Text in quotes is printed exactly as is. The list of items (i.e. quoted text, time, date, variables!, strings$, defines#) can appear in any order and be of any length. "\r" and "\t" within quoted text is interpreted as a carriage return or tab character, respectively. Items within parenthesis ( ) are first evaluated mathematically (e.g. (3 + abs(a! - 3)) in the item list would be evaluated mathematically and its numerical result would be printed). For many examples of the print command, please see file "...\ program files \ instruNet \ instruNet World+ \ Example Scripts (.iBs) \ Demonstrate Printing Functions.iBs".
To print a range of a string, supply the start and stop indices into the string array, base 0, within square brackets. For example, print str$[3, 5] prints the 3rd, 4th and 5th characters of string str$ (we assume the string beings with its 0th character). One can separate the items in the print list with a space character, or the + plus symbol. For example, Print "ab" "cd" and Print "ab" + "cd" are identical.
To print a value in the floating point format (from a variable!, string$ or define#); prefix %x.yf: to the object name, where x is the number of digits to the left of the decimal, and y is the number of digits to the right of the decimal (e.g. Print %1.3f:var! would print var! in a x.yyy numerical format). To force scientific notation, use %x.ye:. To allow the compiler to decide floating point or scientific notation, use %x.yg:. To force an integer printout, use %xd:. The script language uses the same numerical formatting conventions as ANSI C/C++. To learn more about this, please consult a book on the ANSI C library, and focus on the printf() function and the general topic of "printing numbers". Related Topics: Referencing Segments within a String$ or Define#, and Working with Files and Text Editor Text.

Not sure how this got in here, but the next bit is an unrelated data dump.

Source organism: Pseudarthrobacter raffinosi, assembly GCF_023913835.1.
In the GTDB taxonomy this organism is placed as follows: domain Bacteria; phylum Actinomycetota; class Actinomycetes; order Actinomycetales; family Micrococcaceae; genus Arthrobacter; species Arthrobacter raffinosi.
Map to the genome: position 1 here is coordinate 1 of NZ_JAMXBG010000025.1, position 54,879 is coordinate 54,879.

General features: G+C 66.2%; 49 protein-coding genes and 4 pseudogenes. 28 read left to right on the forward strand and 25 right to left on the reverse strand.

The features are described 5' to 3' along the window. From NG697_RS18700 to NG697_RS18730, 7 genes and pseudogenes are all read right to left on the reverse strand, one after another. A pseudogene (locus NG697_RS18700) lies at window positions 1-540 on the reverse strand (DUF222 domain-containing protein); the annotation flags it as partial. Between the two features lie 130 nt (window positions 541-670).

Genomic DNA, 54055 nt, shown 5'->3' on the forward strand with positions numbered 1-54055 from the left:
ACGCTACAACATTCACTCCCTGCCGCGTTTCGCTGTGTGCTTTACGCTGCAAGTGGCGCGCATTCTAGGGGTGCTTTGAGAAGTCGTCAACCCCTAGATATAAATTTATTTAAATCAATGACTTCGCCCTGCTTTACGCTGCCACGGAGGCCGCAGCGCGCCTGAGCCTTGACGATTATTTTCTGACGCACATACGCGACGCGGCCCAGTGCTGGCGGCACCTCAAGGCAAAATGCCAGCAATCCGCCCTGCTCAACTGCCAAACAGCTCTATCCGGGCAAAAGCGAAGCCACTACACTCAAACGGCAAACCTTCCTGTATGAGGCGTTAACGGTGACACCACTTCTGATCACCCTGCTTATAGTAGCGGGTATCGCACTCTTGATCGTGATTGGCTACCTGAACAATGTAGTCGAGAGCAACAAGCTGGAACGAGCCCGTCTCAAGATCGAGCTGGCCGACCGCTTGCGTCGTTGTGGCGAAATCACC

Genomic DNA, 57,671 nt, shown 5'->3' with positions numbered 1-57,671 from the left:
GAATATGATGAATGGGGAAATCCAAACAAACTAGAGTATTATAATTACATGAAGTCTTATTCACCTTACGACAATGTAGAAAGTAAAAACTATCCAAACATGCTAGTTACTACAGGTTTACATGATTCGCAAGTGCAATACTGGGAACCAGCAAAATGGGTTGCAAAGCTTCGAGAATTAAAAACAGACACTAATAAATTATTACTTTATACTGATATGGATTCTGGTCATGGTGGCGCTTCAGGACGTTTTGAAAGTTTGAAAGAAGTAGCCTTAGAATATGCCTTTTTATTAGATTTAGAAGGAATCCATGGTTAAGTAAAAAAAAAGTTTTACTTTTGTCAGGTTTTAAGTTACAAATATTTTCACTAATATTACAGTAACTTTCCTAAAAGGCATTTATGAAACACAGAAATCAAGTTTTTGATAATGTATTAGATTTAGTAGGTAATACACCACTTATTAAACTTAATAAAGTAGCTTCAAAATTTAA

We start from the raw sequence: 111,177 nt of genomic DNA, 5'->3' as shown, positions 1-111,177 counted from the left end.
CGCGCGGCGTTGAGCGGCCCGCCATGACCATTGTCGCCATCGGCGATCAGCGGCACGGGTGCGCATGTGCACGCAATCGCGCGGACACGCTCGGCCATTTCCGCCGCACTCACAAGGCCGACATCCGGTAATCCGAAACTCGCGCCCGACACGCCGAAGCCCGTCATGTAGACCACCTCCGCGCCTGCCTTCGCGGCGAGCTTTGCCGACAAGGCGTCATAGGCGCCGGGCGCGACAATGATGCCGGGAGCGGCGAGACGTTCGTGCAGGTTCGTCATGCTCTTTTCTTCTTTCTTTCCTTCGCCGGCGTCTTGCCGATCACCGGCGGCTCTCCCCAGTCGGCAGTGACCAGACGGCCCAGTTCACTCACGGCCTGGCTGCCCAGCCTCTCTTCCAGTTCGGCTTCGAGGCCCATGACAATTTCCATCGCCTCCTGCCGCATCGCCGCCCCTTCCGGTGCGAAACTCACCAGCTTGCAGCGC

This command will shows a dialog box that displays messageText, an optional edit field for the user to type a response, and two buttons (e.g. OK and Cancel). The response is placed into string responseStr$ and variable pressedRightBtnVariable! is set to true (1) if the user pressed the right button to exit the dialog; and is set to false (0) otherwise. Optionally, the response field can contain defaultResponseText, which appears when the dialog is first opened. Also one can optionally specify the labeling of the two buttons via the leftBtnText via and rightBtnText arguments. For example, Question "How old are you?", response$, "20", userPressedRightBtn!, "Cancel", "OK" would show an alert with a "How old are you?" message, a default response of 20, and Cancel/OK exit dialog buttons.